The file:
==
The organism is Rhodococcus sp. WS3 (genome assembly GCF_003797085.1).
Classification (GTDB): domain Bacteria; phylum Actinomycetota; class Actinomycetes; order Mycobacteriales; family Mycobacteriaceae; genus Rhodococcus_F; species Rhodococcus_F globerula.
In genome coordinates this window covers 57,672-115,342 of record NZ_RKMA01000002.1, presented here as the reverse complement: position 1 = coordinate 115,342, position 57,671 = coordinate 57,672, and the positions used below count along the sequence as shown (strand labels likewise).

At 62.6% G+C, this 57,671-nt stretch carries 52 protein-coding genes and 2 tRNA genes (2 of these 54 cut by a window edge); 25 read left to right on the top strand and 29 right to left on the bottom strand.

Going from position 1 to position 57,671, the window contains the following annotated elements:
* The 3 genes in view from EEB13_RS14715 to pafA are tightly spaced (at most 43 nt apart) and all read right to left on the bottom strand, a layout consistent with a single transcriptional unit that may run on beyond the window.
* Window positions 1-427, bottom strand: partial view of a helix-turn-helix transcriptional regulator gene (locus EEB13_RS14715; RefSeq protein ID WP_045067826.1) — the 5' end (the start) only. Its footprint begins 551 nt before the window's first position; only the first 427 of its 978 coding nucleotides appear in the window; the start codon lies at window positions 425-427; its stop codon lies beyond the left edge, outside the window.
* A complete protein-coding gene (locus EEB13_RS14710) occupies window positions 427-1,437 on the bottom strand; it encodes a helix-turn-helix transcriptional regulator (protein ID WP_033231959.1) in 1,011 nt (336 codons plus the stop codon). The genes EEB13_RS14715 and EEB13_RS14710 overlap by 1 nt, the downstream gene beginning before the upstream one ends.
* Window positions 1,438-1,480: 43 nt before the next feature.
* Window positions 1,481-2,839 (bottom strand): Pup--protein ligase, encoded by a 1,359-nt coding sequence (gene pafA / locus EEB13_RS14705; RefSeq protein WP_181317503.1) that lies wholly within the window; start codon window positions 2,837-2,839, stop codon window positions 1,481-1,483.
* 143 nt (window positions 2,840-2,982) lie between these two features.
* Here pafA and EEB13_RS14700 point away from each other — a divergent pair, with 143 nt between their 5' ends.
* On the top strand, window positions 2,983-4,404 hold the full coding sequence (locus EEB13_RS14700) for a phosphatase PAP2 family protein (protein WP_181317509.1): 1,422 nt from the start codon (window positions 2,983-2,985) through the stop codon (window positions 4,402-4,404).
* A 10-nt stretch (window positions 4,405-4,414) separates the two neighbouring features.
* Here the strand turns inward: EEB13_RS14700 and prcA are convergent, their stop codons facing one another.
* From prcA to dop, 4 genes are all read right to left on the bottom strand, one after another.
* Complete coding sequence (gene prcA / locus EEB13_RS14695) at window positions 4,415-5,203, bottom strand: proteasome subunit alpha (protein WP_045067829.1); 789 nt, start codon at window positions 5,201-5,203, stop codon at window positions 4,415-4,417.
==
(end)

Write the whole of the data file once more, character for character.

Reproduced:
The organism is Rhodococcus sp. WS3 (genome assembly GCF_003797085.1).
Classification (GTDB): domain Bacteria; phylum Actinomycetota; class Actinomycetes; order Mycobacteriales; family Mycobacteriaceae; genus Rhodococcus_F; species Rhodococcus_F globerula.
In genome coordinates this window covers 57,672-115,342 of record NZ_RKMA01000002.1, presented here as the reverse complement: position 1 = coordinate 115,342, position 57,671 = coordinate 57,672, and the positions used below count along the sequence as shown (strand labels likewise).

At 62.6% G+C, this 57,671-nt stretch carries 52 protein-coding genes and 2 tRNA genes (2 of these 54 cut by a window edge); 25 read left to right on the top strand and 29 right to left on the bottom strand.

Going from position 1 to position 57,671, the window contains the following annotated elements:
* The 3 genes in view from EEB13_RS14715 to pafA are tightly spaced (at most 43 nt apart) and all read right to left on the bottom strand, a layout consistent with a single transcriptional unit that may run on beyond the window.
* Window positions 1-427, bottom strand: partial view of a helix-turn-helix transcriptional regulator gene (locus EEB13_RS14715; RefSeq protein ID WP_045067826.1) — the 5' end (the start) only. Its footprint begins 551 nt before the window's first position; only the first 427 of its 978 coding nucleotides appear in the window; the start codon lies at window positions 425-427; its stop codon lies beyond the left edge, outside the window.
* A complete protein-coding gene (locus EEB13_RS14710) occupies window positions 427-1,437 on the bottom strand; it encodes a helix-turn-helix transcriptional regulator (protein ID WP_033231959.1) in 1,011 nt (336 codons plus the stop codon). The genes EEB13_RS14715 and EEB13_RS14710 overlap by 1 nt, the downstream gene beginning before the upstream one ends.
* Window positions 1,438-1,480: 43 nt before the next feature.
* Window positions 1,481-2,839 (bottom strand): Pup--protein ligase, encoded by a 1,359-nt coding sequence (gene pafA / locus EEB13_RS14705; RefSeq protein WP_181317503.1) that lies wholly within the window; start codon window positions 2,837-2,839, stop codon window positions 1,481-1,483.
* 143 nt (window positions 2,840-2,982) lie between these two features.
* Here pafA and EEB13_RS14700 point away from each other — a divergent pair, with 143 nt between their 5' ends.
* On the top strand, window positions 2,983-4,404 hold the full coding sequence (locus EEB13_RS14700) for a phosphatase PAP2 family protein (protein WP_181317509.1): 1,422 nt from the start codon (window positions 2,983-2,985) through the stop codon (window positions 4,402-4,404).
* A 10-nt stretch (window positions 4,405-4,414) separates the two neighbouring features.
* Here the strand turns inward: EEB13_RS14700 and prcA are convergent, their stop codons facing one another.
* From prcA to dop, 4 genes are all read right to left on the bottom strand, one after another.
* Complete coding sequence (gene prcA / locus EEB13_RS14695) at window positions 4,415-5,203, bottom strand: proteasome subunit alpha (protein WP_045067829.1); 789 nt, start codon at window positions 5,201-5,203, stop codon at window positions 4,415-4,417.